MedicalResearch.com Interview with:
Dr. Jamy Ard MD
Professor of Epidemiology and Prevention
Co-director,the Wake Forest Baptist Health Weight Management Center
Wake Forest School of Medicine
MedicalResearch.com: What is the background for this study? What are the main findings?
Response: Obesity continues to be a growing health challenge, and doctors need as many resources as possible to help their patients achieve success. The OPTIWIN trial shows that a total meal replacement program like OPTIFAST can help with significant and sustained weight loss.
The OPTIFAST Program is a medically monitored weight loss program that combines meal replacement with behavioral counseling and personalized support. In the OPTIWIN study, participants were randomized to either the OPTIFAST Program (OP) or a behavioral intervention using a food-based diet (FB).
At both 26 and 52 weeks, the OP group lost, on average, twice as much of their initial body weight as the FB group:
- At 26 weeks: 12.4% (SE 0.6) vs 6.0% (SE 0.6) of body weight lost (OP vs FB, respectively; p<0.001)
- At 52 weeks: 10.5% (SE 0.6) vs 5.5% (SE 0.6) of body weight lost (OP vs FB, respectively; p<0.001)
Additionally, the proportion of participants who achieved clinically meaningful weight loss (≥5%, ≥10%, and ≥15%) was significantly higher in the OP group. For example:
- At 26 weeks, 55% of the OP group lost at least 10% of their initial body weight vs 23% of the FB group (p<0.001)
- At 52 weeks, 44% of the OP group lost at least 10% of their initial body weight vs 22% of the FB group (p<0.001)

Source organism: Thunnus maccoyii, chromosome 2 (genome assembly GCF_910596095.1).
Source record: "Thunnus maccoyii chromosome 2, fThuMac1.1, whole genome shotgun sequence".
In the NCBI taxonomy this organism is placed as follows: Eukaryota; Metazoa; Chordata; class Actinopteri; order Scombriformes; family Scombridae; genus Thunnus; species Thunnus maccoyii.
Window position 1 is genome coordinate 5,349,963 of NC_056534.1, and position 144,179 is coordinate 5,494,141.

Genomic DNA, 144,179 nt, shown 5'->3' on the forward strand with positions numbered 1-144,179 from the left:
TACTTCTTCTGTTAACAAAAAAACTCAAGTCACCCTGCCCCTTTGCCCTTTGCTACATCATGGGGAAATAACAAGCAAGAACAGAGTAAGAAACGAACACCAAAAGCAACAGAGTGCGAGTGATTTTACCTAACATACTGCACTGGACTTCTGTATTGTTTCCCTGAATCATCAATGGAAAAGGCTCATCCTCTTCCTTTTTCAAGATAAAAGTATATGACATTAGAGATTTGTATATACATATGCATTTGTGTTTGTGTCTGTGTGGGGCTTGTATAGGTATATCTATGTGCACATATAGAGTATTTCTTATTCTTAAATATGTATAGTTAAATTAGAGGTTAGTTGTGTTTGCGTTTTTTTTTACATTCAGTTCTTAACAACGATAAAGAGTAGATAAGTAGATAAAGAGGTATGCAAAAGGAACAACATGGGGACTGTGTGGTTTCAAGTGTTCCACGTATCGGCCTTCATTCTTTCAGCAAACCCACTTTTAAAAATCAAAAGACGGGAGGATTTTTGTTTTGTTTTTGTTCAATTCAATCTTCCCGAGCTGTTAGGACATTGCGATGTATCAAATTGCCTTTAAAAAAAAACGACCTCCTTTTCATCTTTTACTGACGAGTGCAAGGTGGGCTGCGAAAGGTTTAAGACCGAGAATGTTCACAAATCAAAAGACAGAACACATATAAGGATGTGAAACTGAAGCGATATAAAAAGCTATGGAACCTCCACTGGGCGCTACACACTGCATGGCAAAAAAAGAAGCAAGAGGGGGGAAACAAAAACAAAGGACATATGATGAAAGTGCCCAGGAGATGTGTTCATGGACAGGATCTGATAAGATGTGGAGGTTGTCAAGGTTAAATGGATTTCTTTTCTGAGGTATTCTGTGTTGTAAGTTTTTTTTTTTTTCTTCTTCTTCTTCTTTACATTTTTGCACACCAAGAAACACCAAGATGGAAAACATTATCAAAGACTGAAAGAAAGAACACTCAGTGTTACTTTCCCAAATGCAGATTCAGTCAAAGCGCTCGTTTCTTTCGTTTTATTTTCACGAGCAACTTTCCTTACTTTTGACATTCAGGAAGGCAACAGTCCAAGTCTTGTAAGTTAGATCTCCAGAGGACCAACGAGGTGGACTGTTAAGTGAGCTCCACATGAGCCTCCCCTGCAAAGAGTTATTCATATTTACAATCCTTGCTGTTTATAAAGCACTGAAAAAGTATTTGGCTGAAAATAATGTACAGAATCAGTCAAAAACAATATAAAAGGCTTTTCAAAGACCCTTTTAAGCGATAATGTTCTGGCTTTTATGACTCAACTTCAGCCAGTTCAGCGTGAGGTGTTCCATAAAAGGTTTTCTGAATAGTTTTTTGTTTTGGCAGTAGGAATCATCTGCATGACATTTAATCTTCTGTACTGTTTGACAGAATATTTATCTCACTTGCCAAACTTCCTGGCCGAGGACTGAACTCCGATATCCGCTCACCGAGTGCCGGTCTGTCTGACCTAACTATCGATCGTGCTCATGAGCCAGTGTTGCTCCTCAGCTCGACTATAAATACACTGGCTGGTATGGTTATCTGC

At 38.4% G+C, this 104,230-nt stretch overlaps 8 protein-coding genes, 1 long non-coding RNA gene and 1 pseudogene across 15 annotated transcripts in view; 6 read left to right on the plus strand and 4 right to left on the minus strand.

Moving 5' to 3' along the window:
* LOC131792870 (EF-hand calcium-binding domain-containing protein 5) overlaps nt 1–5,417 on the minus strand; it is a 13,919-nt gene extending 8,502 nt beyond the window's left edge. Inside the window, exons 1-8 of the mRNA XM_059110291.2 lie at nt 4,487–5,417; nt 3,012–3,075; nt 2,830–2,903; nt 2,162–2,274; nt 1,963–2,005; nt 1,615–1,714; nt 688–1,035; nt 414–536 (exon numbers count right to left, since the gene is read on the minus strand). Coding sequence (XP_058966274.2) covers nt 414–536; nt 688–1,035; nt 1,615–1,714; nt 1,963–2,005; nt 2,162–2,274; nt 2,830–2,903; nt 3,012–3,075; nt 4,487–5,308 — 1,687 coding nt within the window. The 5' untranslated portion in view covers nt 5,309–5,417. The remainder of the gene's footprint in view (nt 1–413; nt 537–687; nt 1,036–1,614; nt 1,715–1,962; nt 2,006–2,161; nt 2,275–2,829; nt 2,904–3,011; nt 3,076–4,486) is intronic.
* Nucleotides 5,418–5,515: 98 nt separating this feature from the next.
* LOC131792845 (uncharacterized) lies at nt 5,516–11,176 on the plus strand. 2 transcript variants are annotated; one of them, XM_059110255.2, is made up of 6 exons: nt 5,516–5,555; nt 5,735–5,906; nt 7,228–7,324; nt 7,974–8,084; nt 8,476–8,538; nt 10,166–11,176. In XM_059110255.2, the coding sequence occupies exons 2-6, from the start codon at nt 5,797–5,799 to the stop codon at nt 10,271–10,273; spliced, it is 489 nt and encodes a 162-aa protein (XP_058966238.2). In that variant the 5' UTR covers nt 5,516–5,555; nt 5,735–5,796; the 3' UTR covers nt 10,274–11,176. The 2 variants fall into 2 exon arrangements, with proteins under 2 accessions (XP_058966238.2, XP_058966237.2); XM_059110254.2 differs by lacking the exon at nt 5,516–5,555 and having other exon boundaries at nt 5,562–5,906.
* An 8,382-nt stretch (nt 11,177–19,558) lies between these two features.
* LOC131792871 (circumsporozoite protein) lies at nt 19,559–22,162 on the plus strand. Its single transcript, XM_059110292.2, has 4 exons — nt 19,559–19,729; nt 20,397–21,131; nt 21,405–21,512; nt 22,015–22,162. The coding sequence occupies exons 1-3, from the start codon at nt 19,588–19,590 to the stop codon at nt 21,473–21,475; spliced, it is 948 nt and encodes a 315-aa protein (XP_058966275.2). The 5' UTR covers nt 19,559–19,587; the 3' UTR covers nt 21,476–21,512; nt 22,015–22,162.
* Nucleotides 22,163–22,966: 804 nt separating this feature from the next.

MedicalResearch.com: What should readers take away from your report?
Response: Total meal replacement programs are often viewed as a last resort, but OPTIWIN results demonstrate that programs like OPTIFAST can support significant weight loss. This study is a contemporary test of how patients respond to a total meal replacement program as an active weight loss treatment. OPTIWIN shows that the weight loss effect nearly doubled on OPTIFAST compared to a reduced-calorie food-based diet in the same year-long timeframe. The study also further demonstrates the tolerability and safety of total meal replacement. For these reasons, healthcare providers should feel confident based on the OPTIWIN results that total meal replacement is a viable option for their patients who have need help with effective obesity treatment.
MedicalResearch.com: What recommendations do you have for future research as a result of this work?
Response: We need additional research on how we can continue to effectively engage patients in long-term treatment that provides support indefinitely to help continuously manage the chronic disease of obesity. We also need to begin assessing how the OPTIFAST program works with other treatments like anti-obesity medications and bariatric surgery. I would hypothesize that these effects could be even larger with the right combinations of treatments. Multimodal approaches for treatment are often necessary for optimal success. Lastly, we will begin to assess what we can learn from the OPTIWIN study about predictors of response to treatment; this will help us better understand how to match appropriate treatments with the right people.
Dr. Jamy Ard is a consultant for Nestlé Health Science and was the primary investigator for the OPTIWIN study.
OPTIWIN study will be reported at ObesityWeek 2018. Dr. Jamy Ard will present the poster (T-P-3127), titled “OPTIFAST® Increases Weight Loss Response Compared With Food Based Diet Plan: The OPTIWIN Study,” on Tuesday, November 13
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